This week's post is written by Sarah Leitschuh, of The Vibrant Therapist. Sarah is this month's guest expert in The Refreshed Therapist Network membership. She teaches on all things related to taking inventory and de-cluttering your therapist life. I asked her to share her expertise on cleaning out email inboxes, and these are her top tips.
Two years ago I literally had thousands of emails in my practice email inbox and probably just as many in my personal email inbox. Can you relate?
As I navigated my growing practice and busy family life, I didn't think about creating a strong system for managing my email inbox. I didn't delete nearly as many emails as I could have/should have been deleting, and I didn't have a good system for filing emails for future reference.
So my emails just sat in my email inbox piling up.
The number of emails in my inbox kept getting higher and higher.
I was overwhelmed and stressed-out thinking that I was losing track of something important.
As I started casually mentioning my struggles to other therapists, I realized I was not alone. Colleagues shared that they were losing the battle with their email inboxes, too.
Flash forward to now. As I write this post, my practice email inbox has 10 items waiting to be addressed. Totally manageable.
How did I do it? I figured out an approach to eliminate my email backlog and focused on this for one or two weeks, while simultaneously creating a system to manage my incoming email on a regular basis.
The reward of this focused effort was great! I am not overwhelmed by opening my email inbox anymore. Even if the inbox numbers creep up during a busy week, or a week that I am on vacation, I am confident that I know how to tackle those emails more quickly and efficiently and will be caught up in no time.
Once I figured out how to create a system to manage my email inbox, I started helping other therapists do the same, and they have shared amazing results--eliminating even more backlog than I did!
These are my Top 3 Tips for Therapists Who Are Ready to De-Clutter Their Email Inbox:
1 | Delete and Unsubscribe Liberally
- Ask yourself “Do I need the information in this email?”
- If not, DELETE it!
- If you do need the information, take action and then delete, or file, as appropriate.
- If you are routinely getting emails from individuals that you do not find valuable, feel free to unsubscribe from their lists. You can always subscribe again in the future, if the content is more relevant to your practice.
- Remember that much of the content contained in emails can be found elsewhere, such as on websites or in blog posts.
- Be cautious of information overload; this often leads to stress and feelings of inadequacy.
- Pick and choose which lists you are subscribed to based on what type of information is most relevant to you right now.
2 | Use folders to help organize weekly tasks, and archive information that may be needed in the future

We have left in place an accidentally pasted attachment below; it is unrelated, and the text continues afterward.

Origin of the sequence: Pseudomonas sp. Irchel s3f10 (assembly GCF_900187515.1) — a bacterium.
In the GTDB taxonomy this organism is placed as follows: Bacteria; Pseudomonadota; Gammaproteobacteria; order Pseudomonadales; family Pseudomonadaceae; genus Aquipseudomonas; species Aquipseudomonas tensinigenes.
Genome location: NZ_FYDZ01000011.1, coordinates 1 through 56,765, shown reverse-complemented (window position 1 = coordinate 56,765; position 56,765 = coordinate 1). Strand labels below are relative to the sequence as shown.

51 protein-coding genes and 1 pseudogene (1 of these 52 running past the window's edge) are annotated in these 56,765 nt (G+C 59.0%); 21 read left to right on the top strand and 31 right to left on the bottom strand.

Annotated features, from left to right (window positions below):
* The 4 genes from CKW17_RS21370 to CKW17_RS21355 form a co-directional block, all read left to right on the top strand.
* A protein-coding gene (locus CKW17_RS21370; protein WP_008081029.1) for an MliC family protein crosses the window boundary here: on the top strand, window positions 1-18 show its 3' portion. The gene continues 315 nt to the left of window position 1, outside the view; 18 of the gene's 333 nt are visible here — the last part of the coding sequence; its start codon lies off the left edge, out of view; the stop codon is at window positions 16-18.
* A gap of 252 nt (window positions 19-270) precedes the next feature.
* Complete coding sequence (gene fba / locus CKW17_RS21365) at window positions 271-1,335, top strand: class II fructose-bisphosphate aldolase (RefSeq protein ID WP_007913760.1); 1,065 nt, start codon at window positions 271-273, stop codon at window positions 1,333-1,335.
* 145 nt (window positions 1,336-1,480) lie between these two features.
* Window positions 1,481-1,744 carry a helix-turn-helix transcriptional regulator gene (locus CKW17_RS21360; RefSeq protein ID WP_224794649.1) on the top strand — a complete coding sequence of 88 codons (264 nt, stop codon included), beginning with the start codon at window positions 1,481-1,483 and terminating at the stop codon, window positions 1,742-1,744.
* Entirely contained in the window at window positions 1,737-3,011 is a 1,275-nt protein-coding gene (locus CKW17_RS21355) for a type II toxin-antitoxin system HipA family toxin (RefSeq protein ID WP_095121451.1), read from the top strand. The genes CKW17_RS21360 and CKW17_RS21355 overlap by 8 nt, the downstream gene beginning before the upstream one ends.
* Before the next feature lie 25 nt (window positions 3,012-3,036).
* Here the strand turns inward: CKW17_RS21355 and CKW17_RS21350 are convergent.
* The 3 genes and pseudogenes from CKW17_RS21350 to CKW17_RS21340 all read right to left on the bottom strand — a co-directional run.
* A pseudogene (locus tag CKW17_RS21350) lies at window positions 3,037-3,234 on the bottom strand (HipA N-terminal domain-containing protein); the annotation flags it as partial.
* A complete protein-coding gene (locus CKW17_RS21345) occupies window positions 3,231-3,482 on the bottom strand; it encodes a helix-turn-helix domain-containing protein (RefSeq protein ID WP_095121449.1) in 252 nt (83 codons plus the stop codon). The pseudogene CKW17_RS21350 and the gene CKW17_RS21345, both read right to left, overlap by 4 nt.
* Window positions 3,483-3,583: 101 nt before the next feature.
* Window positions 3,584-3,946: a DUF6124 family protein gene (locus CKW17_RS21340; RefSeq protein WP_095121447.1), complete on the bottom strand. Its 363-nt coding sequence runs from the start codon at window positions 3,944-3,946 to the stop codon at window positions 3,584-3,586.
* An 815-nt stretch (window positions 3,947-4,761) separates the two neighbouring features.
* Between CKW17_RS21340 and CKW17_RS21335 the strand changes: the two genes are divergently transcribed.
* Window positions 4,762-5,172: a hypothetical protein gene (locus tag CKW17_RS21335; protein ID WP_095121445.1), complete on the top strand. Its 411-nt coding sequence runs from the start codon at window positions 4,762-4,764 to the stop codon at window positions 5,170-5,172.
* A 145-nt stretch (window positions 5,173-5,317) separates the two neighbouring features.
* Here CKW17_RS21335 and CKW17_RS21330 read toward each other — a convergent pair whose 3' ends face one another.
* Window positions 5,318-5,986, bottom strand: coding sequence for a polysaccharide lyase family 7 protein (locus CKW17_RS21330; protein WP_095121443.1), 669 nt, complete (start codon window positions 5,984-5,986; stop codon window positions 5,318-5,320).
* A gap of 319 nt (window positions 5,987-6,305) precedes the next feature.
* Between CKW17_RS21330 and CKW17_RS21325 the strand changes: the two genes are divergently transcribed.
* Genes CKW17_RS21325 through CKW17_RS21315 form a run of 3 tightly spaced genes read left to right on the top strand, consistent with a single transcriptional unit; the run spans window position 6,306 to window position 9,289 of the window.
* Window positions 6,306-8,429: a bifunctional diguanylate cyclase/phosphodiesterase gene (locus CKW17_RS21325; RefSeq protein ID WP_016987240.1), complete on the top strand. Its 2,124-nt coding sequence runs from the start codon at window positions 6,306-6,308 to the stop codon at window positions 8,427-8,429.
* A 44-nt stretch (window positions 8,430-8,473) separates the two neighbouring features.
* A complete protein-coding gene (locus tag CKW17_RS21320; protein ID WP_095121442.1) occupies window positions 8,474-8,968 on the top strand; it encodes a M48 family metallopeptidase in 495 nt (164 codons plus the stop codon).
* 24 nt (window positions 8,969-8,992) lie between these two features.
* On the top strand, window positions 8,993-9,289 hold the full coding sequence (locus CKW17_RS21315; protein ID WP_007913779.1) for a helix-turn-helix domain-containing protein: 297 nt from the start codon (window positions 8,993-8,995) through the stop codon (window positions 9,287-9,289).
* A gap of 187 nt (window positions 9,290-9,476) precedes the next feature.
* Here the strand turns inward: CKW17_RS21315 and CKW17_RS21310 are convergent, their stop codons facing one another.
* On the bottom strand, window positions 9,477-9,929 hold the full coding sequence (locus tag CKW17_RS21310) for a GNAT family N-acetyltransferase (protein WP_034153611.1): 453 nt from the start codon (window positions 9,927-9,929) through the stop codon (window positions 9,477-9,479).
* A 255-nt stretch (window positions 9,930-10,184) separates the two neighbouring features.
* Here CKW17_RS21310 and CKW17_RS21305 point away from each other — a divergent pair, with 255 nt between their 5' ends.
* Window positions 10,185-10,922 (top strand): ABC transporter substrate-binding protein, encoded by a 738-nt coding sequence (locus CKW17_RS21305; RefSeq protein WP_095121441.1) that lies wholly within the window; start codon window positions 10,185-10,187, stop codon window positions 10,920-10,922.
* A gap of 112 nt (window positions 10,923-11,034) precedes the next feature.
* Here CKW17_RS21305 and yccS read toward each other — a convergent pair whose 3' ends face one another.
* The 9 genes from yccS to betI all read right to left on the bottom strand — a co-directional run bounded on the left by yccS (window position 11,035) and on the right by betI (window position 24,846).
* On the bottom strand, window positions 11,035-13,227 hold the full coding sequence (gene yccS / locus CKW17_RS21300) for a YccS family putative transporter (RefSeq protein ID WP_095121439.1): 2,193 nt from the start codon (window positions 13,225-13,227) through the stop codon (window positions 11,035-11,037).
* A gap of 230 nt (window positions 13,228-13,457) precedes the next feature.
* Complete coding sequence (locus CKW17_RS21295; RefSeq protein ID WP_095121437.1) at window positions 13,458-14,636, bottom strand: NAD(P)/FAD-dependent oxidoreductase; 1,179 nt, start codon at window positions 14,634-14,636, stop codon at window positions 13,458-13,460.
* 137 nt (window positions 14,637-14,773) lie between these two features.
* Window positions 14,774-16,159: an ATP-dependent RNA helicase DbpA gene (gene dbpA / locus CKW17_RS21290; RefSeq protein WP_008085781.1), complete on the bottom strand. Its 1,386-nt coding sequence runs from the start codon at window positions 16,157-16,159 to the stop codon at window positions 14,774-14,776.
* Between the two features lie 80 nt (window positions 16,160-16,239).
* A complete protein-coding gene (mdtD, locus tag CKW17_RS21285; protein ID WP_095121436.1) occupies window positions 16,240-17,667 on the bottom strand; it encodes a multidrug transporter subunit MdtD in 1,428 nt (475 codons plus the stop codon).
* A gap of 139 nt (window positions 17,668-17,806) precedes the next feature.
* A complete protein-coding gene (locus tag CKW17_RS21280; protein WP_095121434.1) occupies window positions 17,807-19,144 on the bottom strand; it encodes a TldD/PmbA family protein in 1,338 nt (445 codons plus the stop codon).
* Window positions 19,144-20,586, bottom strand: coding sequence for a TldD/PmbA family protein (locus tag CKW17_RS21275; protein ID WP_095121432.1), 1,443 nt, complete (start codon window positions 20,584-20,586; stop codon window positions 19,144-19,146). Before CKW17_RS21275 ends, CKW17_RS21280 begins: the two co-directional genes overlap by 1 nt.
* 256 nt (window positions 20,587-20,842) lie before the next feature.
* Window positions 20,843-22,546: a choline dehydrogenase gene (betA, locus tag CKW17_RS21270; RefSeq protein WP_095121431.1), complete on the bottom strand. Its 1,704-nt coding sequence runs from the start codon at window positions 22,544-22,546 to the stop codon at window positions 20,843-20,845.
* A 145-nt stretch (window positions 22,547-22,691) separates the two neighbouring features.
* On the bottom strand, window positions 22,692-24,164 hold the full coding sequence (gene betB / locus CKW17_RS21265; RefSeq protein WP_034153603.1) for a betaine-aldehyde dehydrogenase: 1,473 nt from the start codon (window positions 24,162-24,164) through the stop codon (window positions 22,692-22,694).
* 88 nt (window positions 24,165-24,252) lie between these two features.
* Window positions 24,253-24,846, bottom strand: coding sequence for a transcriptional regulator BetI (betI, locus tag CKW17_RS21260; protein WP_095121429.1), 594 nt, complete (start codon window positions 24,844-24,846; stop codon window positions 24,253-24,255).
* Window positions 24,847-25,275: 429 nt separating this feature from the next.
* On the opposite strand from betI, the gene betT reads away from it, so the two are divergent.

- Consider “batching” (i.e., categorizing) some of your emails to address similar types of email once a week, and create a folder for each type of batched task.
For example, I batch everything related to financial matters for the end of each week. Any time a receipt or Square (my payment processor) notification pops up in my email inbox, I drop it into a “This Week's Financials” folder. At the end of the week, I quickly make sure everything is accounted for in my system, and then I either delete all the emails, or I file them elsewhere.
- Create folders to archive information that may be needed in the future, so you can easily find those messages when needed. Name the folders in a way that makes sense to you.
Some examples of archived folders for my practice are: Liability Insurance Information, Property Management Company/Office Information, Electronic Medical Records, and Projects I Am Working On.
3 | Create a system for managing your email inbox
- Allow yourself dedicated time each week to attend to your email inbox. This can be flexible from week to week, but it is helpful to have a general structure. For example, consider scheduling time on a daily basis to respond to emails, but also allow for weekly blocks for email “clean up” (e.g., dealing with your backlog, and organizing).
- If you are working on eliminating email backlog, I suggest mapping out larger chunks of time to work on this project, until you get caught up. Track your progress, too! It's so satisfying to see the number of emails decrease.
If you block off time to start cleaning through your email, and use the above tips, you, too, can find yourself with a more manageable inbox and most importantly, feeling less overwhelmed by email clutter.
I've put together an action plan for you,
based on Sarah's tips. It's a step-by-step checklist for taking control of your email. Find it in the resource library, by signing up below.
Sarah Leithschuh is a licensed marriage and family therapist and AAMFT-Approved Supervisor practicing in Egan, MN. She is also the founder of The Vibrant Therapist, where she offers coaching and professional development to mental health providers.
Let me know in the comments below:
- Which tip was most helpful to you?
- Describe your relationship with email. :-)